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  7. Lovely to read your thoughts again, Sandra. I’m glad you’re doing Dewithon, too – The Seasoning sounds really good – I’ve added it to my wishlist. The Summer Book is a long time favourite of mine, too.

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    1. Jan, I have several of your posts bookmarked and was delighted to see you’re doing Dewithon. I think you would like The Seasoning. It’s not a demanding read but one which will linger in my thoughts.

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  8. Light is definitely returning to Life, Sandra. So good to have you back and to read your inspiring words. For once, I am familiar with most of your selection, from the superlative “Vesper Flights” and the sublime writing of Melissa Harrison to the ongoing saga of Louise Penny in 3 Pines. And, coincidentally, these are the authors who have seen me through a difficult reading period over the Winter, when I’ve lacked concentration and begun far more books than I’ve finished. I ‘m working my way through the Louise Penny series and am halfway through ” The Cruellest Month”- which is pretty appropriate as we approach April. It’s very comforting to lose oneself in familiar, but very quirky , characters.
    I’m tempted by the Welsh cookery book. I have an old favourite of similar style, but a bit more exotic : ” Apricots on the Nile” – the author is French and her name escapes me, but it’s lurking on the shelves somewhere and I must find it again. There is a follow up too, about Paris. Thanks for reminding me.
    Please don’t let the ice freeze over again. xxx

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    1. Pat, I didn’t know you were reading Gamache! For what it’s worth, I found The Cruellest Month one of the weaker of those I’ve read but don’t let that put you off. You have some great reads to come. Clearly we have had similar winters when it comes to reading; undemanding comfort has been the primary attribute required. But spring is springing and I know how much it means to you. There will be an email very soon, I promise. I’m very much hoping it might coincide with a certain date which is not too far away… In the meantime, please take good care and drink in the sunshine xxx

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  9. Sandra what wonderful links, it is indeed full of light and hopefulness! The only one of these I’ve read is The Summer Book which I cherish and I’m looking forward to exploring the others you mention especially on first view, The Seasoning (the cake looks delicious)

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    1. The Summer Book is a joy, isn’t it. It took me some time to learn to appreciate it. I want to read much more of Jansson’s books eventually. I do love The Moomins but there’s much more to explore.

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  10. Great to see you back with us, Sandra, I hope things are better for you now, the brighter weather always makes a difference. What a lovely, uplifting chain, the only one I have listened to is Under Milkwood, and I really loved it. I may check out some of your nonfiction selections, as I am still on something of a nonfic phase at the moment.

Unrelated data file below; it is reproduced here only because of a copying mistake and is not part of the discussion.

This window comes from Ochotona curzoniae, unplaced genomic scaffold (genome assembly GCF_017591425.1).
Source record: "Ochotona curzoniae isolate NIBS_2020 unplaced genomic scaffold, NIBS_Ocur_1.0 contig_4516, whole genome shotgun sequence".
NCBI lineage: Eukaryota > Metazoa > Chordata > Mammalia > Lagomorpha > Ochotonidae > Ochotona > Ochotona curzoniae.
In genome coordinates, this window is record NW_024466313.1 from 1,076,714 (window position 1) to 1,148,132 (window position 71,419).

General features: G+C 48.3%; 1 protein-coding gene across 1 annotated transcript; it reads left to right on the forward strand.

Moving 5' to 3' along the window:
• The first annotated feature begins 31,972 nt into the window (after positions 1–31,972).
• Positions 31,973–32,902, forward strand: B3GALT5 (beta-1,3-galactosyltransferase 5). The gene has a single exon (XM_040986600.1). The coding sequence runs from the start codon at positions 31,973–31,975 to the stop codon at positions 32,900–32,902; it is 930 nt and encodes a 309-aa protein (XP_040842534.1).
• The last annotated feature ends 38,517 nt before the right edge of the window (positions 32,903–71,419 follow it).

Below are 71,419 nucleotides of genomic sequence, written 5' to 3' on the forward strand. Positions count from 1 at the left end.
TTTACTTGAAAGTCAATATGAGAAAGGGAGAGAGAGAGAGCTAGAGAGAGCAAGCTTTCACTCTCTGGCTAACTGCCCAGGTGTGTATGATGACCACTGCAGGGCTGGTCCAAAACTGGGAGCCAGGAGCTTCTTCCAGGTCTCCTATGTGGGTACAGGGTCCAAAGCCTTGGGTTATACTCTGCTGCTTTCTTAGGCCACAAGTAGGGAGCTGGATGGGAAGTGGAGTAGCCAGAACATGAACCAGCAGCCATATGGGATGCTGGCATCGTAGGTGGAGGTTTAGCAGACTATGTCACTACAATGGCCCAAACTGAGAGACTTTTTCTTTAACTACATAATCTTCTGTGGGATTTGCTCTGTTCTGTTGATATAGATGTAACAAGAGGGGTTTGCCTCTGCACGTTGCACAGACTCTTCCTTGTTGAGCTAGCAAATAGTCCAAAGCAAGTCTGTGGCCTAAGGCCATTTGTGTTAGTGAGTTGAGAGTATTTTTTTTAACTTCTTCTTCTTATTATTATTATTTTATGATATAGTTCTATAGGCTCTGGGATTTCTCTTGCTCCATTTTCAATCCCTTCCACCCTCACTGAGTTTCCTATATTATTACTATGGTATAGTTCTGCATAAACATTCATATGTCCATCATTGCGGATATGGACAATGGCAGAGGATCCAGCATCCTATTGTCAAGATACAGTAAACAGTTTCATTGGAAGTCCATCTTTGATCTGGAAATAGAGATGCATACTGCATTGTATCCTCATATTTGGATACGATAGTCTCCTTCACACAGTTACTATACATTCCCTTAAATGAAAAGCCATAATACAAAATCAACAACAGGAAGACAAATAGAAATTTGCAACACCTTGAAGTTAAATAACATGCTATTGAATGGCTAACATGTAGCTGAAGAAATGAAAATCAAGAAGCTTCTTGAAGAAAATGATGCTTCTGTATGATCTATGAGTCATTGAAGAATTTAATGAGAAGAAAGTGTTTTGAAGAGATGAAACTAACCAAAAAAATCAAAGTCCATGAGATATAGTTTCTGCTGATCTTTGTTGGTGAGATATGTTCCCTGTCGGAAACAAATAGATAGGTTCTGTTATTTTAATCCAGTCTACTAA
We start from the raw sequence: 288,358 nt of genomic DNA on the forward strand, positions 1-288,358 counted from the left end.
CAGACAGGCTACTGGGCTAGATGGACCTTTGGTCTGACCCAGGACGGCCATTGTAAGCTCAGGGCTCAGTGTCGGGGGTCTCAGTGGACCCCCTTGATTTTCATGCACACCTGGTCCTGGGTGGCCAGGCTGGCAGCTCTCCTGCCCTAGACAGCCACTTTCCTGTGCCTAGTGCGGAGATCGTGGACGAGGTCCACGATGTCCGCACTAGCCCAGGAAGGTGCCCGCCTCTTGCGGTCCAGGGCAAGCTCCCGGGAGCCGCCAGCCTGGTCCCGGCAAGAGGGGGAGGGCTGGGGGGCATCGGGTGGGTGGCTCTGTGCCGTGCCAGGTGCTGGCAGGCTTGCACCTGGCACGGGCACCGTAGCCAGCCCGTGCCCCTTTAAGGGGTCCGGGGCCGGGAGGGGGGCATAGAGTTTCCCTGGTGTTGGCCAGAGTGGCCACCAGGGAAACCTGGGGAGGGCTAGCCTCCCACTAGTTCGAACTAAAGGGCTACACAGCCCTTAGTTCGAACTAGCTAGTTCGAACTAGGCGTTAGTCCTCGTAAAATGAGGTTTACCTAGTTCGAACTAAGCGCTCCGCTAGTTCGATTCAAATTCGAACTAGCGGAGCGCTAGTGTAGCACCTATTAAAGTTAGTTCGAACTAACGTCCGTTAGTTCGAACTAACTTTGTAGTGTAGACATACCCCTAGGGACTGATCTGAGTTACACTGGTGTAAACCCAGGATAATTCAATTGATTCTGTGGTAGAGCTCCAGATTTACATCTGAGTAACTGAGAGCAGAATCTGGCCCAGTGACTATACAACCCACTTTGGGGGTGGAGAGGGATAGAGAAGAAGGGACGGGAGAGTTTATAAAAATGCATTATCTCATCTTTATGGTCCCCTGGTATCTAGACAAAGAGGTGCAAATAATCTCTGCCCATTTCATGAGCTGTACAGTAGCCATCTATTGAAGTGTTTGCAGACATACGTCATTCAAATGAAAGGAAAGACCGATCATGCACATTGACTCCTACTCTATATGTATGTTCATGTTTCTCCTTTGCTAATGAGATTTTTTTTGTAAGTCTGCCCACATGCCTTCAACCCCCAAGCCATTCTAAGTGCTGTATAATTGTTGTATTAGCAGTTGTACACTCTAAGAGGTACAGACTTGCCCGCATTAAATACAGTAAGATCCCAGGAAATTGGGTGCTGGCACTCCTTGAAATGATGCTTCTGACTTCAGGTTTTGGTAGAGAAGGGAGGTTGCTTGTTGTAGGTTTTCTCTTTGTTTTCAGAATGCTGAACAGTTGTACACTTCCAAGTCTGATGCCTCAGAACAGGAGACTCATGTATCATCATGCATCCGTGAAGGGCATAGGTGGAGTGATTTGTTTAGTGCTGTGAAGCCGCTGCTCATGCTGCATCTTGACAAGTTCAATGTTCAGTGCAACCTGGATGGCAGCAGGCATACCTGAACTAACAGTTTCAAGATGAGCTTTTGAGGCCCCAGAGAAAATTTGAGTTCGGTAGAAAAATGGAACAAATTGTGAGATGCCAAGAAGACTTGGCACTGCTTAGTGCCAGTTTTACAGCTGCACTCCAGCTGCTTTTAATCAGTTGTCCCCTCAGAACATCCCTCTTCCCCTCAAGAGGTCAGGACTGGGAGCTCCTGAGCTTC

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    1. Thank you Alyson, it’s good to be back. Under Milk Wood is wonderful, isn’t it. And short! Which makes it perfect for a re-read or re-listen 😊

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  11. Welcome back, Sandra – you’ve been missed! (I mistyped that as kissed – appropriate thought, maybe, but not during a pandemic… 😉 ) And a lovely chain – most of us quickly descended from inner happiness to misery and despair, so it was a delight to see you lift the tone! Hope to see you around more often now you’ve broken the ice. 😀

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    1. Thanks for the welcome, FF. Let’s keep to virtual elbow bumps for now, shall we? 😉
      Ha, yes! An indulgent feelgood chain from me, I love all that stuff. I’m off to read your next as it happens. Suitably prepared for misery and despair! 😨

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    1. There’s relatively little thinking attached to mine; for the most part very obvious links. But I needed to not overthink it – it got me back into posting! Seeing what the starting book is for next month left me thinking I would really struggle with it but I already have that chain completed. That’s a first for me!

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  12. H is for Hawk is one of the best books I’ve ever read, so Vesper Flights is waiting for me on my shelves – I got the hardback for Christmas, but I suspect I’ll wait a while before reading it, as I’ll want to savour the anticipation! After your initial recommendation of Louise Penny’s books for reading each season, I read every one of them from December 2019 and into last year – they helped when I was having panic attacks and you could say they helped with lockdown since I read the last one in August.

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    1. Andrea, I’m confident you’ll enjoy Vesper Flights. I’m so glad you enjoyed the Louise Penny books. I understand how they would have helped. In some respects I use them in a similar fashion – and like you with Vesper Flights – part of why I’m reading them in their appropriate season is the anticipation!